This may seem obvious, but use dye only if you are feeding within the hive and not open feeding. I live in a very secluded area with 2 hives (apart from mine) and several bee trees in a 2-3 mile radius. I do a fair amount of open feeding, and do not sell honey (occasionally pull and give to family members). One of the hives mentioned is my brother's who could care less if some sugar ends up in his honey stash. The other hive is in a situation where they can't sell honey either. So no harm here if everyone's bees get a boost in March. However, blue dye in other folks' supers would be a different matter. I may pull some honey next year, but I would drop the open feeding before they were gathering/curing it. This year has been about expansion and drawing comb.
 

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This may seem obvious, but use dye only if you are feeding within the hive and not open feeding. I live in a very secluded area with 2 hives (apart from mine) and several bee trees in a 2-3 mile radius. I do a fair amount of open feeding, and do not sell honey (occasionally pull and give to family members). One of the hives mentioned is my brother's who could care less if some sugar ends up in his honey stash. The other hive is in a situation where they can't sell honey either. So no harm here if everyone's bees get a boost in March. However, blue dye in other folks' supers would be a different matter. I may pull some honey next year, but I would drop the open feeding before they were gathering/curing it. This year has been about expansion and drawing comb.
I would argue otherwise - dye if you are open feeding and being open and honest about it to your neighbors.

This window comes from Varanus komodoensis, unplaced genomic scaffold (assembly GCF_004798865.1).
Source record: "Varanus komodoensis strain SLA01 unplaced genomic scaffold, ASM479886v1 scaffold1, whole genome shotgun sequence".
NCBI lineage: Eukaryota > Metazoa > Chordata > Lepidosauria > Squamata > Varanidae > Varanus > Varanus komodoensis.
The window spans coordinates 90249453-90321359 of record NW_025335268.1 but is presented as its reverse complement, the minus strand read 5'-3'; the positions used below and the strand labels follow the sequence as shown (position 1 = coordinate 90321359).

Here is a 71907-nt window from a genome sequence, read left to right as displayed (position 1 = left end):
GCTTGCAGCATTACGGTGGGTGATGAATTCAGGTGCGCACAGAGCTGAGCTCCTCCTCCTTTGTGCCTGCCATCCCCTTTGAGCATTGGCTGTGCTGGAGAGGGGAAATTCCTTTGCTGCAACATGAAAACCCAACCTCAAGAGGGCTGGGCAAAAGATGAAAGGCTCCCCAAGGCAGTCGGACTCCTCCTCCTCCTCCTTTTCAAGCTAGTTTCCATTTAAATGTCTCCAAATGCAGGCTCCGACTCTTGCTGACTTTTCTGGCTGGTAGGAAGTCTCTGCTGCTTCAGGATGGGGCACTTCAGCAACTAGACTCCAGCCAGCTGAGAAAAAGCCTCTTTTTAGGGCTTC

Let them be the judge.

Everyone should benefit from knowing they take in fake honey (unless they mean to sell fake honey and the blue tint screws their business).
And if one does not care of eating fake honey - than why should they care if that fake honey is blue.
Better yet - don't open feed.
 

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Fair point. I have one colony in the area I need to check and see if it is a hive or a tree. Otherwise it's locked down. I didn't stress how secluded we are.

On blue dye, this may be a practice used by 1000s of beeks but I saw it on YouTube this summer for the first time. I would contend that if you feed, any, during a season or the season prior to a honey harvest, there's a good chance at least a small amount of that feed will end up in your honey (unless they are down to dry combs in the spring). Bees will move truck loads of liquid (relative to their size) in a very short time once their mind is made up. Feeding depends on your goals. I heard someone say "always feed with a purpose" and I've tried to remember this.

If I shift to honey, I'll need to change several things. If you're new, you have to do some research and decide what's best for you. If dye makes sense to you, then dye it up. I haven't really had time to consider it as this thread is the second time I've heard it mentioned. I'm continually learning from beeks, and especially from bees.
 

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..... I would contend that if you feed, any, during a season or the season prior to a honey harvest, there's a good chance at least a small amount of that feed will end up in your honey ......
Agreed.
This is why I run "clean" hives and "tainted" hives.
Which is ONLY possible if you feed in-hive.

This season, for example, I have few designated "clean" hives that get ZERO sugar syrup (these hives will have consumable honey, IF I am to pull any).
These hives are pretty heavy as is; I will give them some honey left from 2019 season AND, if in dire straits - dry sugar in winter.